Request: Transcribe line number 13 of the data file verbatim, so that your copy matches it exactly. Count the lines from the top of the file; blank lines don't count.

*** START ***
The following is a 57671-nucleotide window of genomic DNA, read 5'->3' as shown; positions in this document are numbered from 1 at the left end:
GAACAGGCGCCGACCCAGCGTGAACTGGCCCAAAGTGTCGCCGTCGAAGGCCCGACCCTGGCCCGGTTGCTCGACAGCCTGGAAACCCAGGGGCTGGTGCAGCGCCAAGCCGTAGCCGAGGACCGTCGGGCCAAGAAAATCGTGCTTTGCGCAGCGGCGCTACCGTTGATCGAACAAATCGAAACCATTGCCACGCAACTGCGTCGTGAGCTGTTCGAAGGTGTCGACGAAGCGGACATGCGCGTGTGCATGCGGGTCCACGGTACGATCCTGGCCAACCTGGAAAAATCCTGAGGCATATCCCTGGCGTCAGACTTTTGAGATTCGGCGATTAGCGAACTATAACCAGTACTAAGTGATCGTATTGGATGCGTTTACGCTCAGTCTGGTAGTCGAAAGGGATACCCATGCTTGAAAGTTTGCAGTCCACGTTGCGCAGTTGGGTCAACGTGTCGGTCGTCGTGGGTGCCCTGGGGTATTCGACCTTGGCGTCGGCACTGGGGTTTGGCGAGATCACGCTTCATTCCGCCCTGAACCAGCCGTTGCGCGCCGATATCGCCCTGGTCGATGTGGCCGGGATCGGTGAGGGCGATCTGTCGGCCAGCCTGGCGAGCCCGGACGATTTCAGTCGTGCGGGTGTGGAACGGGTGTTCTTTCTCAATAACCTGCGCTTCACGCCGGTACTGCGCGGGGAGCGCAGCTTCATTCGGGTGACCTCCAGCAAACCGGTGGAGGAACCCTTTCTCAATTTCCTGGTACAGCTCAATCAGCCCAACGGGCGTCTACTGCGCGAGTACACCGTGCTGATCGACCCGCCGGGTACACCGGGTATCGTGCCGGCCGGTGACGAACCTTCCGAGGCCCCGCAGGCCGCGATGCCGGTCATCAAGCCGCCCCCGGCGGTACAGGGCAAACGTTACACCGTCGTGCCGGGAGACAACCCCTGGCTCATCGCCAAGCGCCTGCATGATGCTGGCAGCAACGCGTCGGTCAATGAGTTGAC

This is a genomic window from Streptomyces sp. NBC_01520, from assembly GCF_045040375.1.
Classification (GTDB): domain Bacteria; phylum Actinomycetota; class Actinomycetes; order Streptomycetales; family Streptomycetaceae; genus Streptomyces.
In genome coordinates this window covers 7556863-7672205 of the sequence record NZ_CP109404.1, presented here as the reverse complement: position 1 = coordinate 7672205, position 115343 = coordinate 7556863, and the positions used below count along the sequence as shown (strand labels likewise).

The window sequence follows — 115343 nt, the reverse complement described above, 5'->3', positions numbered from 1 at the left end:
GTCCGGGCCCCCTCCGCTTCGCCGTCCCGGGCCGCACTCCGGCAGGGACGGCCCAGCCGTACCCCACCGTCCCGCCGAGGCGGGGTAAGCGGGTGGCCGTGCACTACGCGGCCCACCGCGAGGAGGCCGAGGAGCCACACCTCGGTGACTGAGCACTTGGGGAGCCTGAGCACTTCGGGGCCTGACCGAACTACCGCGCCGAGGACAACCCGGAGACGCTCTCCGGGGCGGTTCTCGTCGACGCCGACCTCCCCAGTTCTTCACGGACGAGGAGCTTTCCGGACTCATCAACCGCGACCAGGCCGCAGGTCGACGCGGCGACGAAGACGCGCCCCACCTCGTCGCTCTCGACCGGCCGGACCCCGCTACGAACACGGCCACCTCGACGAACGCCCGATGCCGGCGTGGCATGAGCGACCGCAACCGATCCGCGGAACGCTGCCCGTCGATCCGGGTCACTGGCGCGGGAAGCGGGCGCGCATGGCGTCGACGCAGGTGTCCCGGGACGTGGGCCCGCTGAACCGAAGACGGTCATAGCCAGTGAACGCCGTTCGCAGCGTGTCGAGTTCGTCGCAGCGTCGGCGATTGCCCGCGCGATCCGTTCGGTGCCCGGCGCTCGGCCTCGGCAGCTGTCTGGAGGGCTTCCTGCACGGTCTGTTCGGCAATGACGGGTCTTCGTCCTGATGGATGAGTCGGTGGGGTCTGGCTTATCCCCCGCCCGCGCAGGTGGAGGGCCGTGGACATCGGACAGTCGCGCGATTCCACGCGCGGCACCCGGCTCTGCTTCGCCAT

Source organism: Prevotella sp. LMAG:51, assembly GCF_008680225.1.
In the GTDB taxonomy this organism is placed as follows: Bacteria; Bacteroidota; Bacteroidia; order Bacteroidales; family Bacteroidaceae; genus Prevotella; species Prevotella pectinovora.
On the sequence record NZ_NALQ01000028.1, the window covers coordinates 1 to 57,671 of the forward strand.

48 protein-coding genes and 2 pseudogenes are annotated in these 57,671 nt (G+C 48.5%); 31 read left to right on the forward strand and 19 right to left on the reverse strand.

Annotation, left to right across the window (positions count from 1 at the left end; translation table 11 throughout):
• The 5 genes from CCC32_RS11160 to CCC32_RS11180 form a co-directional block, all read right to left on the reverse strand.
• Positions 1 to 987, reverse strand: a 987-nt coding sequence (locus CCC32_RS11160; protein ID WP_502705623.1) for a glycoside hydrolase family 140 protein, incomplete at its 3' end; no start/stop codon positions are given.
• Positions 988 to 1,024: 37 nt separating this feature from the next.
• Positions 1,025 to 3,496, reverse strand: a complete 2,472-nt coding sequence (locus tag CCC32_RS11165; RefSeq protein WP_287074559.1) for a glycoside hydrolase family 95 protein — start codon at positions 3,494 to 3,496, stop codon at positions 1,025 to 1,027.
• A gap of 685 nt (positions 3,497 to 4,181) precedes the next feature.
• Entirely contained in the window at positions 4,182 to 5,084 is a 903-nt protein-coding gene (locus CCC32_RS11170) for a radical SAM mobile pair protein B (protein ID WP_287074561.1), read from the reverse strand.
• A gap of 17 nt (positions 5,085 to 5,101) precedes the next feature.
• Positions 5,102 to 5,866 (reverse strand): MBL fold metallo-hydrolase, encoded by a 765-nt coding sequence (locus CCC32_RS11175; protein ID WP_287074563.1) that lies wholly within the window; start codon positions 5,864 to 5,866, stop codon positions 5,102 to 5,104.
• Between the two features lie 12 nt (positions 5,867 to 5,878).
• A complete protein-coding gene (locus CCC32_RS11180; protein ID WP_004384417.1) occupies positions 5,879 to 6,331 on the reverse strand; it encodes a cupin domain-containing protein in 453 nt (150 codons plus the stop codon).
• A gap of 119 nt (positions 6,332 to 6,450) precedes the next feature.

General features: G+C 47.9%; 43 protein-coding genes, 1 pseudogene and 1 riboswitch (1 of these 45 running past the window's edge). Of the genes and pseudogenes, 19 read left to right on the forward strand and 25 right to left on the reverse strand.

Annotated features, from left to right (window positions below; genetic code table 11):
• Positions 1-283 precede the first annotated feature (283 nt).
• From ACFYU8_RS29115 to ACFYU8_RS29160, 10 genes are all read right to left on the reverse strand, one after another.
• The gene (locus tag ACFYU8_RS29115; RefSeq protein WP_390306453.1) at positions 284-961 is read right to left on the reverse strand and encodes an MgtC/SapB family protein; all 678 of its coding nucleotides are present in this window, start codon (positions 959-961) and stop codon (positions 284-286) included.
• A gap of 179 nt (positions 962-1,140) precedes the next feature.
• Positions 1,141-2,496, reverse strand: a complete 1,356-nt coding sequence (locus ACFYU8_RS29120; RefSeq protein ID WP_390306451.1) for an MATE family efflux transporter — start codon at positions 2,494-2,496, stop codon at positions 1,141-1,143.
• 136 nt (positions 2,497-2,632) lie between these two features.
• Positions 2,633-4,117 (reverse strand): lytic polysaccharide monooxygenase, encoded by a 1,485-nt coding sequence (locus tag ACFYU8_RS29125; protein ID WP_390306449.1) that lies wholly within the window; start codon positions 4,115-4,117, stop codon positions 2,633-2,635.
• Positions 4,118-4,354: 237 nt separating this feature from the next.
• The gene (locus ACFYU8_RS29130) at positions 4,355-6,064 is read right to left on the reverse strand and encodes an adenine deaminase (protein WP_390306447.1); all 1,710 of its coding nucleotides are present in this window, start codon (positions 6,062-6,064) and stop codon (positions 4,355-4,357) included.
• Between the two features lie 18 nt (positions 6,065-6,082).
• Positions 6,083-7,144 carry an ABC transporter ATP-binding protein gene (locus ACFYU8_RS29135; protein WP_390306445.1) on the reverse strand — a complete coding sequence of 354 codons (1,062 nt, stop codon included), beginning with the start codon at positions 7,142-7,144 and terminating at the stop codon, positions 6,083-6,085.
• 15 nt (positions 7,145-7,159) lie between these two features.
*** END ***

• The 5 genes from CCC32_RS11160 to CCC32_RS11180 form a co-directional block, all read right to left on the reverse strand.